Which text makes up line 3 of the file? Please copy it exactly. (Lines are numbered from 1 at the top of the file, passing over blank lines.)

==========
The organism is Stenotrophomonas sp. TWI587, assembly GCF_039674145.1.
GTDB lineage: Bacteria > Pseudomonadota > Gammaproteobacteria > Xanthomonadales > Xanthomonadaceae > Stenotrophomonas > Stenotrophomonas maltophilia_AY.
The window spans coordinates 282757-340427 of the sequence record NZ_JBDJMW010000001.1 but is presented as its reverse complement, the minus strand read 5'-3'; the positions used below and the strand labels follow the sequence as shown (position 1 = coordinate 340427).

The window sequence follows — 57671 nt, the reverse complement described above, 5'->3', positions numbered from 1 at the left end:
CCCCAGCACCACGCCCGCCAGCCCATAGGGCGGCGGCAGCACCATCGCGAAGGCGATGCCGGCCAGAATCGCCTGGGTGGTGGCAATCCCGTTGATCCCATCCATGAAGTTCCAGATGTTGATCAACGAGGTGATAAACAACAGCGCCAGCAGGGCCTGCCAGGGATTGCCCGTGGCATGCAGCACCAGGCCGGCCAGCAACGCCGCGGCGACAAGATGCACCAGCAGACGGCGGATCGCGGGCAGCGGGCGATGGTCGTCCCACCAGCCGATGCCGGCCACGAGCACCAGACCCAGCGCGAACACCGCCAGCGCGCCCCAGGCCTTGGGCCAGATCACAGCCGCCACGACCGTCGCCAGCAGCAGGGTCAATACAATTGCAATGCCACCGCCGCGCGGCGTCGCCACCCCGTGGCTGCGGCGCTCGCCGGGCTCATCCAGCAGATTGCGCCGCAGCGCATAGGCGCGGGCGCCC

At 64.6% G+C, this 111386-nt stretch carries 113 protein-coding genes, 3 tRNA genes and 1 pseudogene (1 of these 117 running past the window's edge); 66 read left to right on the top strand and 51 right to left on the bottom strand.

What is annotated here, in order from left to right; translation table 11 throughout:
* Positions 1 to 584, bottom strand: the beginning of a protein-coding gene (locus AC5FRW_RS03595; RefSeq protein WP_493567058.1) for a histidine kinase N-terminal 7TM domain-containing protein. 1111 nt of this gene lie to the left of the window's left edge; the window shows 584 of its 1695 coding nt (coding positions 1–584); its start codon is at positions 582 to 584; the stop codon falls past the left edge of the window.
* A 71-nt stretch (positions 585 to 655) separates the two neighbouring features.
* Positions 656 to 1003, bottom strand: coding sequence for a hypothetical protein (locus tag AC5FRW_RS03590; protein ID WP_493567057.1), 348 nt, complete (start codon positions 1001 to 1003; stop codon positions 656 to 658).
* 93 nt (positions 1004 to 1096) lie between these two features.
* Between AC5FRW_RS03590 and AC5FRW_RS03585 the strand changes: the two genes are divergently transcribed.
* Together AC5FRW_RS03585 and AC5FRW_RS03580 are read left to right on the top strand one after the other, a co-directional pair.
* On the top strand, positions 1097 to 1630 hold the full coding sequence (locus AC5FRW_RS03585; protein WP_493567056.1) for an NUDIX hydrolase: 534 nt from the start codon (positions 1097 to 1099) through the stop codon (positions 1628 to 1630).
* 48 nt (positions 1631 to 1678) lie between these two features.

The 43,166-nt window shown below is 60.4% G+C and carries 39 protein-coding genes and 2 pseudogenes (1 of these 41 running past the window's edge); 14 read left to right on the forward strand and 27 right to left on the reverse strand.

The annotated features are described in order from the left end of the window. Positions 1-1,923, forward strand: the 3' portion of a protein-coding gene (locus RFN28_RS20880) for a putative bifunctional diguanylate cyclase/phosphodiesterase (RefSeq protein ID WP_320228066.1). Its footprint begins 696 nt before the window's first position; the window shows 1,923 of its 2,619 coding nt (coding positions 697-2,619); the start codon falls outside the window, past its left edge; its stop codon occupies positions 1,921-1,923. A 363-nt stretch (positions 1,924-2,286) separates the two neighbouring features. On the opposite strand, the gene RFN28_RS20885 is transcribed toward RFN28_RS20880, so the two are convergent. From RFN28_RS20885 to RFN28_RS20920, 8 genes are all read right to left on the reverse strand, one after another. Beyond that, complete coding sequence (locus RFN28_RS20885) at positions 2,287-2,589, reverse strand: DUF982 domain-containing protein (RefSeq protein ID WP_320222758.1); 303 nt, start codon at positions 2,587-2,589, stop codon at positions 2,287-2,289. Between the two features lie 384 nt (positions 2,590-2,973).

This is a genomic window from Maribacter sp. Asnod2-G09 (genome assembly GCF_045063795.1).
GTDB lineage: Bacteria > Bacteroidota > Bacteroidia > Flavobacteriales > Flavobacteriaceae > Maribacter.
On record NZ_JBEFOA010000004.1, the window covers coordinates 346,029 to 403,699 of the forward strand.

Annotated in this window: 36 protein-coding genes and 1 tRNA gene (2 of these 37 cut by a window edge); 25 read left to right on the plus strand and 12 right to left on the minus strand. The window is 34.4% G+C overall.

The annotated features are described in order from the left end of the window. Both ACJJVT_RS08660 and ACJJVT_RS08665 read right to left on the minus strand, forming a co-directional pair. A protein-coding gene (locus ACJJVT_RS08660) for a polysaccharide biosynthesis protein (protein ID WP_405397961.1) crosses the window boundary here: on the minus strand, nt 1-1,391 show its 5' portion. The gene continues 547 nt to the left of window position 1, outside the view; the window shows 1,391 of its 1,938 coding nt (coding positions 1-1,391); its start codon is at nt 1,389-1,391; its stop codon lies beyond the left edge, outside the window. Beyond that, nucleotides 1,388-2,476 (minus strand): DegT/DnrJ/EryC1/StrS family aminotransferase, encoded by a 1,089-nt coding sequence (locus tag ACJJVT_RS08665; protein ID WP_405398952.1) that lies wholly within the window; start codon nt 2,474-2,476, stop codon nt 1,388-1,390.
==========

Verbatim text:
The window spans coordinates 282757-340427 of the sequence record NZ_JBDJMW010000001.1 but is presented as its reverse complement, the minus strand read 5'-3'; the positions used below and the strand labels follow the sequence as shown (position 1 = coordinate 340427).